All of which has been achieved by just running a nice tournament. Money was tight, so they clearly decided just to be the best tournament they could be. The result is that many of the best women players now come and play. The men too – and there will be more than ever of them next February. Proof that a quality tournament – run well – doesn’t have to chase the cash. As I said, get it right and the money will eventually come.
Think about it. Over the past few years the Vic Open has been widely talked about as the best event in the country. And now they are being rewarded for that. Next year it will offer more prizemoney than the Australian Open. Which is ridiculous. Word of mouth is a powerful thing. And shows how possible it is to create a big event by doing all the little things well.
“Over the past few years the Vic Open has been widely talked about as the best event in the country … Next year it will offer more prizemoney than the Australian Open. Which is ridiculous.” – Geoff Ogilvy
Sadly, the Australian Open seems to be heading in the opposite direction. For example, this year the event will not offer (as it has done in recent years) on-course radio coverage to spectators and, through the internet, golf fans worldwide. That is a mistake. Golf Australia should be employing youngsters to go out on the course so that they can tweet and Instagram everything they see and hear. Little things like that promote the event brilliantly. We need to tell the world how much fun you can have at the golf. Make it a cool thing to do. Get that message out there. Via the internet, the potential market is seven billion. Via Australian television the market is a proportion of 24 million.
Other things would obviously help. The Australian Open would overnight be a bigger deal if all of our best players were in the field. Every player who anyone has ever heard of needs to be competing. But the situation we have now – Jason Day, Marc Leishman and Adam Scott will all be missing this year – is not the fault of the players. It is the fault of the tournament.
A better job needs to be done with player liaison. Questions need to be asked. What do you want? Why aren’t you coming? Let’s fix it.
This might sound odd, but nearly everyone would want to play, even in a low-purse Australian Open. All we have to do is make it a little bit easier for them to come. I am absolutely certain that, with the exception of the top-dozen players, if you gave just about any PGA Tour player a first-class ticket – do a deal with Qantas if that is what it takes – booked them a nice hotel room and fed them for a week, many of them would play in the Australian Open. In the big scheme of things, that is not too expensive.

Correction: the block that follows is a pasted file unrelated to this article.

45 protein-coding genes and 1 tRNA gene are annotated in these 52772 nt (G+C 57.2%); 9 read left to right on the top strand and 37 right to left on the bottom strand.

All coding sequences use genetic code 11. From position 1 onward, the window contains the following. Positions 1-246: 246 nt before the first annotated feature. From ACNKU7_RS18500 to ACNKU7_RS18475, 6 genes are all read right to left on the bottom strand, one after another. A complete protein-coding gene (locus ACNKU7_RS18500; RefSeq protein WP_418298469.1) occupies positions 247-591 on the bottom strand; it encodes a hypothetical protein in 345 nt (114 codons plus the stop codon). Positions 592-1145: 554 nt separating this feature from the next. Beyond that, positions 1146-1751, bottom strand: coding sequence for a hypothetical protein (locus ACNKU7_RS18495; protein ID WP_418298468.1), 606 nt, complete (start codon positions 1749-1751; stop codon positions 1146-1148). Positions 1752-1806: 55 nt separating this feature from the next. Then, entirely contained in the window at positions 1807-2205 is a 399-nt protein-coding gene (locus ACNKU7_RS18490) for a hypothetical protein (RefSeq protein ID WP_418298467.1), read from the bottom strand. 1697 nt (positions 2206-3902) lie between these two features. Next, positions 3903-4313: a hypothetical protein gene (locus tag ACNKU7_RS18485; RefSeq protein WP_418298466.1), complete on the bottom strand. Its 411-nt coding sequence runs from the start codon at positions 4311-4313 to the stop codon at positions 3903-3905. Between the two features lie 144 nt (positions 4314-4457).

In the medium-term, a structure needs to be created where the Australian Open bounces around the country a bit more. Going to Melbourne in two of the next few years is not good enough. Governments shouldn’t own the national Open; the golfers should. I’m not sure what club members across the country would think of this idea, but here goes.
“Going to Melbourne in two of the next few years is not good enough. Governments shouldn’t own the national Open; the golfers should.” – Geoff Ogilvy
One way to raise money to operate the Australian Open would be to charge every golf club member, say $5. Or maybe a small percentage of whatever dues every member pays. In our annual fees we already pay insurance and some other little things. So why not an ‘Australian Open’ fee? Let’s say we have 500,000 registered golfers giving $10, that’s $5m and the total budget for the event.
For that gesture, every golf club member could get a discounted Australian Open ticket, all for contributing in a small way to the tournament fund. In other words, give every club member ownership in the tournament. Make it their event. Create some loyalty. And give them credit during the coverage. Tell them it is through their generosity that the tournament exists. Now come and see what you have done.
If some version of all of the above comes to pass, there is no reason why the Australian Open cannot compete with our other great sporting events – at least in terms of quality. No, it might not – at least in the short-term – engender the same respect worldwide. But give it time.